The example above doesn't feel threatening or difficult to me personally. It might to you. But your simple formula to ask for a pay rise in the most positive, non-threatening and friendly way is to:
- Make the conversation positive and break the ice by telling them what's making you happy and what is positive about where you work.
- Give them the justification for asking what you want before making them aware of what it is you want. Do this in your own words, but from their point of view by going through the prep work I recommend above. Reword your statements until you're comfortable with them.
- Don't ask directly for what you want. Make it obvious though by presenting the problems your grievance creates for you.
- Don't ask or order them to do anything else. Just ask for an open conversation with them about your problem.
- Let them do the talking from there.
Don't try to justify yourself, don't present facts and figures, just find the least threatening way to present them with the problems your grievance is causing you (remember: don't mention the grievance itself but do make it obvious in the body of your conversation).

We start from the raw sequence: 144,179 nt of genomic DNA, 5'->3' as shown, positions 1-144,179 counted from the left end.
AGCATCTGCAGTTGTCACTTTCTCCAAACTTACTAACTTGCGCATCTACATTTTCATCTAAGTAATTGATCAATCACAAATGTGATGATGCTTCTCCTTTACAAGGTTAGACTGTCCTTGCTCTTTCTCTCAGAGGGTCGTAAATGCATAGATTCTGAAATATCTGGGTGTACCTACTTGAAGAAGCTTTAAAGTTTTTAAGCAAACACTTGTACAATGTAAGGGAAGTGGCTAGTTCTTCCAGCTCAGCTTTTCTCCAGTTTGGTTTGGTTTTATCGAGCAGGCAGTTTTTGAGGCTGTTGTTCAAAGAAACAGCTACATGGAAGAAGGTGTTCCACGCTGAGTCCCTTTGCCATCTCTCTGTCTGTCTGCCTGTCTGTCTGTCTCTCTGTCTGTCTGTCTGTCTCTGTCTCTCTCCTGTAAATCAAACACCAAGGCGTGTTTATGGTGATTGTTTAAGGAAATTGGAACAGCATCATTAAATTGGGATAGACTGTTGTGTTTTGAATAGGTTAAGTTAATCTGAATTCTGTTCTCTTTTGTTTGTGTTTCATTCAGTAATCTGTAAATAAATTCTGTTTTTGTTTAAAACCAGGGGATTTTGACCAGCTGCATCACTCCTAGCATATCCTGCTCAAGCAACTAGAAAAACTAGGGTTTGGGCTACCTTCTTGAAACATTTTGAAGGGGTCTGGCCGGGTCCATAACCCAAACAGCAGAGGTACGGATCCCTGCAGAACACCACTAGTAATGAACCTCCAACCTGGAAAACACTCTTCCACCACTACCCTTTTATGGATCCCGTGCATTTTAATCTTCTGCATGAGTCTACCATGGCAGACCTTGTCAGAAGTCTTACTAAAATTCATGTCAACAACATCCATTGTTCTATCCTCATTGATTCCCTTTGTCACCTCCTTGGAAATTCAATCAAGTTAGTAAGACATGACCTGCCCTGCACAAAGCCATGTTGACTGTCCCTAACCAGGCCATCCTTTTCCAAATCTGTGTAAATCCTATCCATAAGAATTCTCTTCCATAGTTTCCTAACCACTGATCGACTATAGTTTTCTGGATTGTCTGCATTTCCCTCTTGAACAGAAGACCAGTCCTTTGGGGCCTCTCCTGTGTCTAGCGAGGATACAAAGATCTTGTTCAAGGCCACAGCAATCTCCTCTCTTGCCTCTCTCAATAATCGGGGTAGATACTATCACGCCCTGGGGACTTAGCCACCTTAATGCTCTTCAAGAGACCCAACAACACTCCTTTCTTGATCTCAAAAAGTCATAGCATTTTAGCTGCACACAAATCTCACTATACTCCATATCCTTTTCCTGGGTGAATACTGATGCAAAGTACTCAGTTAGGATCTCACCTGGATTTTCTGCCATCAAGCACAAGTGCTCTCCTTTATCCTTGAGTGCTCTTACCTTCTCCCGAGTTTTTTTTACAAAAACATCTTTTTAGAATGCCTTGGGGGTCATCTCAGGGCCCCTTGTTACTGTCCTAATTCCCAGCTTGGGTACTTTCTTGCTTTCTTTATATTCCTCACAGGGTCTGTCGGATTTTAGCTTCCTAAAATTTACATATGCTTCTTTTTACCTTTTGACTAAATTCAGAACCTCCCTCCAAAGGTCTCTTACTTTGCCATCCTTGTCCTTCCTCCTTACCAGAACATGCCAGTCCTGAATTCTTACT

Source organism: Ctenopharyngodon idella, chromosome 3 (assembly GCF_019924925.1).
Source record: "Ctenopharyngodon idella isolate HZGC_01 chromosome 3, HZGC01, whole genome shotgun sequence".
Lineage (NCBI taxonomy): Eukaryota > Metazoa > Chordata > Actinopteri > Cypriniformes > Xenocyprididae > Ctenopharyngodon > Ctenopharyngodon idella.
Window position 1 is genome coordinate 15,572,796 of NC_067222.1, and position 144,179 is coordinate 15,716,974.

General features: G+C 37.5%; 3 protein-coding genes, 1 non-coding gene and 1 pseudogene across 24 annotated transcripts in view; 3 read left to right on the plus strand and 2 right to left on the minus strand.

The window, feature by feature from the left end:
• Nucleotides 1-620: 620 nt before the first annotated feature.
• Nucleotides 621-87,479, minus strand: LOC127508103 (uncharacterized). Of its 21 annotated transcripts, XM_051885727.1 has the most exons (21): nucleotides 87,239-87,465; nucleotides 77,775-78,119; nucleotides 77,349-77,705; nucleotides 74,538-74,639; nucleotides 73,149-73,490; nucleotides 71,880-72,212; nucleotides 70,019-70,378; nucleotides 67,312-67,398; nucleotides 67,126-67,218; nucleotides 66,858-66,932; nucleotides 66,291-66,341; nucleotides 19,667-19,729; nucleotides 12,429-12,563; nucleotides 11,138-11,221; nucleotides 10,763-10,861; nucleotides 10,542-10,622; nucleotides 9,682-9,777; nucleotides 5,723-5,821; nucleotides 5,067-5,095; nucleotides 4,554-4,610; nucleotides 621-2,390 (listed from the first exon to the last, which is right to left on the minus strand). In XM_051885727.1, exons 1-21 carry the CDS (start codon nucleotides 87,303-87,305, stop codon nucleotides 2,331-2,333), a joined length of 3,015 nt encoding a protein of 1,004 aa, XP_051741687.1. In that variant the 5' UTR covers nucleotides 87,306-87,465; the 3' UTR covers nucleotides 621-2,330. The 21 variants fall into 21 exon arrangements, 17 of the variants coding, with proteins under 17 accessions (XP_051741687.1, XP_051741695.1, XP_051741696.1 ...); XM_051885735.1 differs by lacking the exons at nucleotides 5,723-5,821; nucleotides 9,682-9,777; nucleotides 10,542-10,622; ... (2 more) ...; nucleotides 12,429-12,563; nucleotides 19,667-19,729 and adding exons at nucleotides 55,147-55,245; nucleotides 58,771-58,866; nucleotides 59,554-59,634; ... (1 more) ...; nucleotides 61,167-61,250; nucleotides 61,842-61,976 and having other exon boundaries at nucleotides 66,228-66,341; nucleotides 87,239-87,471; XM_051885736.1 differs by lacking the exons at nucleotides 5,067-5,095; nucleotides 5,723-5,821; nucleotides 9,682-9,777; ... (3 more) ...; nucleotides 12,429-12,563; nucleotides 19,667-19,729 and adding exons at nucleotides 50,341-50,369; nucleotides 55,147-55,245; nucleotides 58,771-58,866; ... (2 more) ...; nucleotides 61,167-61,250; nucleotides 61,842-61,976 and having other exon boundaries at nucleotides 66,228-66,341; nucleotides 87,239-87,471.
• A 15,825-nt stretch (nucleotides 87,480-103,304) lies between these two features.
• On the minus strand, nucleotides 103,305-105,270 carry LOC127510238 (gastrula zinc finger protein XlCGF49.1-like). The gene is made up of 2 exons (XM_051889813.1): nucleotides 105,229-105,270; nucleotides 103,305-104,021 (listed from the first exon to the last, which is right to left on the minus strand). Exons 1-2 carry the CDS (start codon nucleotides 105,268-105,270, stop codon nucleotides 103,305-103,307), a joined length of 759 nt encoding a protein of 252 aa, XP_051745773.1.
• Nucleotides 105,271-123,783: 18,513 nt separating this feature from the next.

Other methods are available...
I'm not saying don't present facts or figures to your boss if you're comfortable in doing so. Use logic to break them down by all means. You've got to bear in mind though, that they're probably aware of your achievements if every boss followed the logic you're going to present them with they would have offered you what you want already.
You could also flat out ask the question at some point here: "Can I have a pay rise?" maybe replace the final statement with this if you feel confident in doing so.
The method above is directed at the majority though. Those people who are a bit nervous or awkward about asking for a pay rise or something else they want in work... we hate talking about these things don't we? We hate asking for more money especially because it's all a bit perverse.
Using this method you can appeal to their emotions (not their logic) more than anything, and you're inviting them to solve your problem; to help you. And people like helping other people believe it or not. Especially people they like... that's going to help you.
There's lots more to be said on this subject. Anyone is welcome to ask for advice from me.